Manual Handling accounts for 33% of Accidents reported to the Health and Safety Authority. The information below is a very simplistic description of the hazards, further detailed information including a number of videos can be found at (Link to HSA Manual Handling Section)
Manual handling includes the use of the human body to lift, lower, fill, empty, or carry loads and also includes climbing, pushing, pulling, and pivoting, all of which pose the risk of injury to the back. The load can be inanimate (an object) or animate (animal or person) and manual handling injuries occurs in most industrial sectors including manufacturing and warehousing, retail, construction, agriculture and the health care sector.
Where possible the risks from Manual Handling should be eliminated or reduced through
- the use of lifting aids
- reducing the load
- sharing the load; and
- providing training in ergonomic lifting techniques
Injuries can be as a result of a single incident, from the cumulative effect of manual handling or from repetitive actions.
Potentially injurious tasks may involve bending and twisting, repetitive motions, carrying or lifting heavy loads, and maintaining fixed positions for a long time.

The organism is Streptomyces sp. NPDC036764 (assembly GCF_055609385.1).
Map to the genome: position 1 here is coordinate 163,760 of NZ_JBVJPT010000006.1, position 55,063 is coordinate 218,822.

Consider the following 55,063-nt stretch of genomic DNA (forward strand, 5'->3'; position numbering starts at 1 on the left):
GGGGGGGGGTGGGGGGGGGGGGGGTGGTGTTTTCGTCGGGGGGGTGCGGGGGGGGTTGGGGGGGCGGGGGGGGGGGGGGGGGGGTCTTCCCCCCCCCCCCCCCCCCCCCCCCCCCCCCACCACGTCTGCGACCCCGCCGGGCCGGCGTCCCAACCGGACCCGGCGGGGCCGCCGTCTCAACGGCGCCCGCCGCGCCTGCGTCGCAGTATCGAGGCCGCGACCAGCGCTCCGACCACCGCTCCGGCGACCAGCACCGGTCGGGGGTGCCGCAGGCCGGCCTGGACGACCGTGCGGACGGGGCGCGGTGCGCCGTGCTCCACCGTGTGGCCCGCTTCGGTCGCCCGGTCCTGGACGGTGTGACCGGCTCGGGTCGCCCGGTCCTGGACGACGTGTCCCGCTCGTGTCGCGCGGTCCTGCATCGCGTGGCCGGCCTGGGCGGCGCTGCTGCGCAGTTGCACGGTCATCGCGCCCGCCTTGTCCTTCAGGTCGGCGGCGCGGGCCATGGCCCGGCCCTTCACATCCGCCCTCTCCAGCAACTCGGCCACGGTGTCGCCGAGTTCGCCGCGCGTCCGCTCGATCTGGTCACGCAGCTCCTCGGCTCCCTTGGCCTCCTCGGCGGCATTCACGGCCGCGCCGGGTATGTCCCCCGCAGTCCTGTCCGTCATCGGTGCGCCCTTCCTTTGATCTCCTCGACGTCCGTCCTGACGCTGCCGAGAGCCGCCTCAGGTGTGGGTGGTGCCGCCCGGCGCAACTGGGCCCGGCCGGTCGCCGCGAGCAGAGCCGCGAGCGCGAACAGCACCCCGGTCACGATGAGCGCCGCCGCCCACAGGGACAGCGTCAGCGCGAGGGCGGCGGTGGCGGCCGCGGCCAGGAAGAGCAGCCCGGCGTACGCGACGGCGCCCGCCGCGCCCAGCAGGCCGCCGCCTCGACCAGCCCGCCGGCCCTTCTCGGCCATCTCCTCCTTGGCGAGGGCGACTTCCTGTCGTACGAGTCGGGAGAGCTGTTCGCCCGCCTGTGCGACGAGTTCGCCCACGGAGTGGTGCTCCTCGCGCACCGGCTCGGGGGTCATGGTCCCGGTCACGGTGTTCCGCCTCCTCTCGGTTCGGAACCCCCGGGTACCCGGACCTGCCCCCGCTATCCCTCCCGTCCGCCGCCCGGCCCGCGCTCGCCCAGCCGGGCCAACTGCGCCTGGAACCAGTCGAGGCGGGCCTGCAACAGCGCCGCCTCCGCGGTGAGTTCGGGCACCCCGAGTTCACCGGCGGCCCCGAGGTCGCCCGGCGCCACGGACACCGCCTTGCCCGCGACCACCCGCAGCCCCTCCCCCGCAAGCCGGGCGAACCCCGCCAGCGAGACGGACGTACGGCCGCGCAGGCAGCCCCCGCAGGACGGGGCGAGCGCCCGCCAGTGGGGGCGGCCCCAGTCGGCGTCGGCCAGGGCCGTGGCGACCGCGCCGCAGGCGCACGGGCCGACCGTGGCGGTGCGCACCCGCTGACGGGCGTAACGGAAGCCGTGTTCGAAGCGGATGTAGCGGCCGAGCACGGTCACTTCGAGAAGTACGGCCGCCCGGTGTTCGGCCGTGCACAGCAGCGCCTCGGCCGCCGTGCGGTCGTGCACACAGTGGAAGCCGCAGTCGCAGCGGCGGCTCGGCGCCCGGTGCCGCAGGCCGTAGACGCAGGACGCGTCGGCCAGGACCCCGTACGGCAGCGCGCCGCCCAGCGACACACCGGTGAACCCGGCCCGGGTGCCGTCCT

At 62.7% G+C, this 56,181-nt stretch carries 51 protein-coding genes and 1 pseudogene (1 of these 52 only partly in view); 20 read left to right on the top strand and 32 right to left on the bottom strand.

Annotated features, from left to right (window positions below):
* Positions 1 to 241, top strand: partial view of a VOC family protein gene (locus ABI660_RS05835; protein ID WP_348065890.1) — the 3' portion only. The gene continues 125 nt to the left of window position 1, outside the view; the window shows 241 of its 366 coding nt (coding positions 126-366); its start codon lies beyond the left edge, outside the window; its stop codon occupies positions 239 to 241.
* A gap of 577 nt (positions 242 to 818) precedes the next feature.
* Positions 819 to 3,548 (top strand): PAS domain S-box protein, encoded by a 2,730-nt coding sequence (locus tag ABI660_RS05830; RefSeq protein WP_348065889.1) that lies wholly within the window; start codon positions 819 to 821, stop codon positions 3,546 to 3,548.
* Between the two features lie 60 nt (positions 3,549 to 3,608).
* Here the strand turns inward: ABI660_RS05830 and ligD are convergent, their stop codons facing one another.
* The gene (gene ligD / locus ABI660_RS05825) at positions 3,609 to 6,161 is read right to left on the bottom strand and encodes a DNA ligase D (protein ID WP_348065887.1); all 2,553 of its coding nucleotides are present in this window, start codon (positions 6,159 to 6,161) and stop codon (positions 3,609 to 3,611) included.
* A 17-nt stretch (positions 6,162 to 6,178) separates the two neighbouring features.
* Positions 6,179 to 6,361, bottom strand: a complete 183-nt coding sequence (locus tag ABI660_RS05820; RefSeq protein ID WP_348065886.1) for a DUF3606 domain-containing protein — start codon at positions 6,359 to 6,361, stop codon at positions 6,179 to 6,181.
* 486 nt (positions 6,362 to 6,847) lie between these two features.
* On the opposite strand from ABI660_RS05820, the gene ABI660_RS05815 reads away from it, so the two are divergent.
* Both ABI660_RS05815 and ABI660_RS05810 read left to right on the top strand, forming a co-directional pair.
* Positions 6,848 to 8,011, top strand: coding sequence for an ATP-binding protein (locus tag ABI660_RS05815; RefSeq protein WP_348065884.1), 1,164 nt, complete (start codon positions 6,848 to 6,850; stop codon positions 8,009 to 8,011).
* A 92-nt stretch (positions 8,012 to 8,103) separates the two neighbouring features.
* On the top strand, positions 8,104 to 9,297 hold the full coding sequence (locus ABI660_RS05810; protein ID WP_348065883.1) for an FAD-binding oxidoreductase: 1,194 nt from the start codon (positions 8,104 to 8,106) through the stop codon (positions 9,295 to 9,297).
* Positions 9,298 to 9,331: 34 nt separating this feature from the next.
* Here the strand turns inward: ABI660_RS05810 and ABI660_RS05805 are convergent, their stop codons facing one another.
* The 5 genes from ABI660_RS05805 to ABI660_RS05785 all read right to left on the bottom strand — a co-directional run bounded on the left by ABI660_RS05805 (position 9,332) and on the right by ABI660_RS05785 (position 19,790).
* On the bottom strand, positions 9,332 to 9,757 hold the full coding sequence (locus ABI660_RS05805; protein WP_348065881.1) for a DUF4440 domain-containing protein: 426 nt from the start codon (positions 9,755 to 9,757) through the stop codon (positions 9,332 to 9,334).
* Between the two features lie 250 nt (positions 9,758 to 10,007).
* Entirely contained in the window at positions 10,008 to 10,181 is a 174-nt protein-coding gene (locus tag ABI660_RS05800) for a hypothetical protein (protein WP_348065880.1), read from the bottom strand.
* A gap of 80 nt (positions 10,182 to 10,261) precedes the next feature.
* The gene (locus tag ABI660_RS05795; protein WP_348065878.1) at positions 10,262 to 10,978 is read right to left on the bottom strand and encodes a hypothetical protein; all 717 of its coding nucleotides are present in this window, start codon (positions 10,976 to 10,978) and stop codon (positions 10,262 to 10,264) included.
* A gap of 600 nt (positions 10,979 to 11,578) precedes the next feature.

Lifting containers can strain the lumbar vertebrae when done improperly. Ergonomic lifting techniques involve keeping loads close to the body and near the person's centre of gravity, using diagonal foot positions, and moving loads at waist height rather than directly from the floor
When climbing with a load, safe material handling includes maintaining contact with the ladder or stairs at three points (two hands and a foot or both feet and a hand). Bulky loads would require a second person or a mechanical device to assist.
Pushing and Pulling
Manual material handling may require pushing or pulling. Pushing is generally easier on the back than pulling. It is important to use both the arms and legs to provide the leverage to start the push.
When moving containers, handlers are safer when pivoting their shoulders, hips and feet with the load in front at all times rather than twisting their back. The lower back is not designed to torque or for repetitive twisting.
This information sheet developed by the European Agency for Safety and Health at Work provides further guidance Fact sheet 73 Hazards and Risks Associated with Manual Handling of Loads in the Workplace
Further information about manual handling is available at the links below: